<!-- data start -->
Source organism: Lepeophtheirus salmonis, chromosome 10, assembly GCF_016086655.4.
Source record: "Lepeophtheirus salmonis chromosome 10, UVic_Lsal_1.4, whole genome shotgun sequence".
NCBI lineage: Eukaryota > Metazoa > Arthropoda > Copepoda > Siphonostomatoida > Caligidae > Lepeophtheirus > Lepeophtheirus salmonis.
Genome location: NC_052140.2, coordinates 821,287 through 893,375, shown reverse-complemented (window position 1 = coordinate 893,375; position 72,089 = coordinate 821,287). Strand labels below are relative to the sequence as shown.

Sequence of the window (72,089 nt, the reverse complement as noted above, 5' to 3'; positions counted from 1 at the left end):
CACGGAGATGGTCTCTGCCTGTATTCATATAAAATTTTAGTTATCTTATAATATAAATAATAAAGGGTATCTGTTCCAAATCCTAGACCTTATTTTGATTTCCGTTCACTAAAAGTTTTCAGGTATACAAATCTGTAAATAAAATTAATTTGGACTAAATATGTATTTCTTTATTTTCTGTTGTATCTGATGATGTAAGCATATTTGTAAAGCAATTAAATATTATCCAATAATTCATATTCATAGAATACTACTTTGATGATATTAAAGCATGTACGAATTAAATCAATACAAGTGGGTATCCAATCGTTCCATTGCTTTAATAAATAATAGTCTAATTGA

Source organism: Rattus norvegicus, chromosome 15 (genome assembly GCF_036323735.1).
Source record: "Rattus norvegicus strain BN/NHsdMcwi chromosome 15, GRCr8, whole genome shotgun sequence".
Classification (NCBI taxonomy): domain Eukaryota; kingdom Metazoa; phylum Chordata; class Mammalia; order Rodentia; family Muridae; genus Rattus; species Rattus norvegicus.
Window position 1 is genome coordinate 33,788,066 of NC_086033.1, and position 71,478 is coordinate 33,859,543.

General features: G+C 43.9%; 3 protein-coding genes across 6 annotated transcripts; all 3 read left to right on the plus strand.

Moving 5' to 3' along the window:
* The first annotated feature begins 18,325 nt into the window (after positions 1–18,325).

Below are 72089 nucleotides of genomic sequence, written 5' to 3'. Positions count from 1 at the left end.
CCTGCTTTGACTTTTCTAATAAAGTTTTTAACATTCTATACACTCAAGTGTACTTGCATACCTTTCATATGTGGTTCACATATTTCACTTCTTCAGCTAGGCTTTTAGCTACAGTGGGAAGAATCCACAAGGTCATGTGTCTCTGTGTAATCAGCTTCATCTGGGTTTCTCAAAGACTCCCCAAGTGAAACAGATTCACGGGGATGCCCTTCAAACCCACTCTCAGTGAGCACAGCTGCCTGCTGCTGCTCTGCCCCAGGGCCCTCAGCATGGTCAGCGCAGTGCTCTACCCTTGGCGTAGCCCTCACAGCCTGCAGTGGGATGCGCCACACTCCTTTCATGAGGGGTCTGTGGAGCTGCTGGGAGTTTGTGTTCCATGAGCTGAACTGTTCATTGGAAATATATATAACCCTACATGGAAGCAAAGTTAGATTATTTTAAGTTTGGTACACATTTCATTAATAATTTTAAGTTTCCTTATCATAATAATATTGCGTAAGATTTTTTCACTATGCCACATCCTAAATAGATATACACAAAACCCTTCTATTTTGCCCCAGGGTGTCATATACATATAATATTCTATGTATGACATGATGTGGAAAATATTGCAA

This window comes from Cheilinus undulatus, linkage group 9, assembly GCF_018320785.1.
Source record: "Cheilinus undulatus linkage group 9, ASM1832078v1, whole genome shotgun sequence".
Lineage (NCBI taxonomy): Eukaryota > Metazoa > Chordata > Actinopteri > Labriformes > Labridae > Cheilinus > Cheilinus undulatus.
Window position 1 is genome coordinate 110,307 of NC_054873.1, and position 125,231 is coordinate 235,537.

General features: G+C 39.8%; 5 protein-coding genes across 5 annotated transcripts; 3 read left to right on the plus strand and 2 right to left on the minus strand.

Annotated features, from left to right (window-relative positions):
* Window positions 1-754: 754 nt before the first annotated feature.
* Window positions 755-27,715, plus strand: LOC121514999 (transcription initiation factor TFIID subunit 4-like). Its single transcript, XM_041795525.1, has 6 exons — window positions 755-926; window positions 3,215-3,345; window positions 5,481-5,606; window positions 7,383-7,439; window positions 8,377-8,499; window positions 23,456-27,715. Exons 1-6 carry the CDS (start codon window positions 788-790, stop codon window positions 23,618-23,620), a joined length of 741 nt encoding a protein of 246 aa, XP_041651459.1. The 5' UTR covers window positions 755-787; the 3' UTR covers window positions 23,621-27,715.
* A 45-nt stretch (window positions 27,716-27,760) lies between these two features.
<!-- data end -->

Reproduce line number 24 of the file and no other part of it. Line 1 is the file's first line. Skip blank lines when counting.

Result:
* A 45-nt stretch (window positions 27,716-27,760) lies between these two features.